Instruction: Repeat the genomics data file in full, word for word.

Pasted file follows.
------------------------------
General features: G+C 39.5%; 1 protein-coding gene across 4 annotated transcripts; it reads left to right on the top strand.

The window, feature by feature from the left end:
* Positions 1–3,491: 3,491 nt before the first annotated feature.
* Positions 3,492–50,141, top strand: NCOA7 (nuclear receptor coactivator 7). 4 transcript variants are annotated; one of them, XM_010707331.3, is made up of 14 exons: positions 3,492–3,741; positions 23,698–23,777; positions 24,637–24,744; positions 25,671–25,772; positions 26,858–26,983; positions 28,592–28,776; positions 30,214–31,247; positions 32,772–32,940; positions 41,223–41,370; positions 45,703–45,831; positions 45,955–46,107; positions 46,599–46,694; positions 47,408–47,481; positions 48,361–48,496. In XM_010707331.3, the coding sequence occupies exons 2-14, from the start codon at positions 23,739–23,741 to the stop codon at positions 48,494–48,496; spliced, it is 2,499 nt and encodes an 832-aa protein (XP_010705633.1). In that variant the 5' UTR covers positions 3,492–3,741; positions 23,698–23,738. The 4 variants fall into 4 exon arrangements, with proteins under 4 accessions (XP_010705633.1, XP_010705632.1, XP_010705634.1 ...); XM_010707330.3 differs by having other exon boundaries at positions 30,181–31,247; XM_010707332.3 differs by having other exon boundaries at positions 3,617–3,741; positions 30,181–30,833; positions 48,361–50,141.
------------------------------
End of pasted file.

General features: G+C 39.5%; 1 protein-coding gene across 4 annotated transcripts; it reads left to right on the top strand.

The window, feature by feature from the left end:
* Positions 1–3,491: 3,491 nt before the first annotated feature.
* Positions 3,492–50,141, top strand: NCOA7 (nuclear receptor coactivator 7). 4 transcript variants are annotated; one of them, XM_010707331.3, is made up of 14 exons: positions 3,492–3,741; positions 23,698–23,777; positions 24,637–24,744; positions 25,671–25,772; positions 26,858–26,983; positions 28,592–28,776; positions 30,214–31,247; positions 32,772–32,940; positions 41,223–41,370; positions 45,703–45,831; positions 45,955–46,107; positions 46,599–46,694; positions 47,408–47,481; positions 48,361–48,496. In XM_010707331.3, the coding sequence occupies exons 2-14, from the start codon at positions 23,739–23,741 to the stop codon at positions 48,494–48,496; spliced, it is 2,499 nt and encodes an 832-aa protein (XP_010705633.1). In that variant the 5' UTR covers positions 3,492–3,741; positions 23,698–23,738. The 4 variants fall into 4 exon arrangements, with proteins under 4 accessions (XP_010705633.1, XP_010705632.1, XP_010705634.1 ...); XM_010707330.3 differs by having other exon boundaries at positions 30,181–31,247; XM_010707332.3 differs by having other exon boundaries at positions 3,617–3,741; positions 30,181–30,833; positions 48,361–50,141.